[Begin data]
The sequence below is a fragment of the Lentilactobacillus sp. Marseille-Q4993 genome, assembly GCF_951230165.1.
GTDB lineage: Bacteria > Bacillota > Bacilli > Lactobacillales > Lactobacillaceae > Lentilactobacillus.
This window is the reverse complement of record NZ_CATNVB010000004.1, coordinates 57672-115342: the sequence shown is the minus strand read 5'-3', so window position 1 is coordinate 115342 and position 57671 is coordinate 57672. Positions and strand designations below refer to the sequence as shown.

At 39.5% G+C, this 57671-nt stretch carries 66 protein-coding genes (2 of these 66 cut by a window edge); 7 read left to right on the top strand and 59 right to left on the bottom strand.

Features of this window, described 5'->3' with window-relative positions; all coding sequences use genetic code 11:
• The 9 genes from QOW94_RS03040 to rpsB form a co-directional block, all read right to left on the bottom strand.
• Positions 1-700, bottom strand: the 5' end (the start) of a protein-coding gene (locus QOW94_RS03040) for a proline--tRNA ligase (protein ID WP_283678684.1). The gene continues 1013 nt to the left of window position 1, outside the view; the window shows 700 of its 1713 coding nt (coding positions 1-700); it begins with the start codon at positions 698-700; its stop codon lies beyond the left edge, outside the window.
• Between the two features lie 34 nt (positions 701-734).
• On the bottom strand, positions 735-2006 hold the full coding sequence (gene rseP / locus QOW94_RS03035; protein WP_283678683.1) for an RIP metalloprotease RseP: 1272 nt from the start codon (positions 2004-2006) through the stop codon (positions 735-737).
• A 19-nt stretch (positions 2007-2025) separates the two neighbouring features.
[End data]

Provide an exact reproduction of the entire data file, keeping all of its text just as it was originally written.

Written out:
The sequence below is a fragment of the Lentilactobacillus sp. Marseille-Q4993 genome, assembly GCF_951230165.1.
GTDB lineage: Bacteria > Bacillota > Bacilli > Lactobacillales > Lactobacillaceae > Lentilactobacillus.
This window is the reverse complement of record NZ_CATNVB010000004.1, coordinates 57672-115342: the sequence shown is the minus strand read 5'-3', so window position 1 is coordinate 115342 and position 57671 is coordinate 57672. Positions and strand designations below refer to the sequence as shown.

At 39.5% G+C, this 57671-nt stretch carries 66 protein-coding genes (2 of these 66 cut by a window edge); 7 read left to right on the top strand and 59 right to left on the bottom strand.

Features of this window, described 5'->3' with window-relative positions; all coding sequences use genetic code 11:
• The 9 genes from QOW94_RS03040 to rpsB form a co-directional block, all read right to left on the bottom strand.
• Positions 1-700, bottom strand: the 5' end (the start) of a protein-coding gene (locus QOW94_RS03040) for a proline--tRNA ligase (protein ID WP_283678684.1). The gene continues 1013 nt to the left of window position 1, outside the view; the window shows 700 of its 1713 coding nt (coding positions 1-700); it begins with the start codon at positions 698-700; its stop codon lies beyond the left edge, outside the window.
• Between the two features lie 34 nt (positions 701-734).
• On the bottom strand, positions 735-2006 hold the full coding sequence (gene rseP / locus QOW94_RS03035; protein WP_283678683.1) for an RIP metalloprotease RseP: 1272 nt from the start codon (positions 2004-2006) through the stop codon (positions 735-737).
• A 19-nt stretch (positions 2007-2025) separates the two neighbouring features.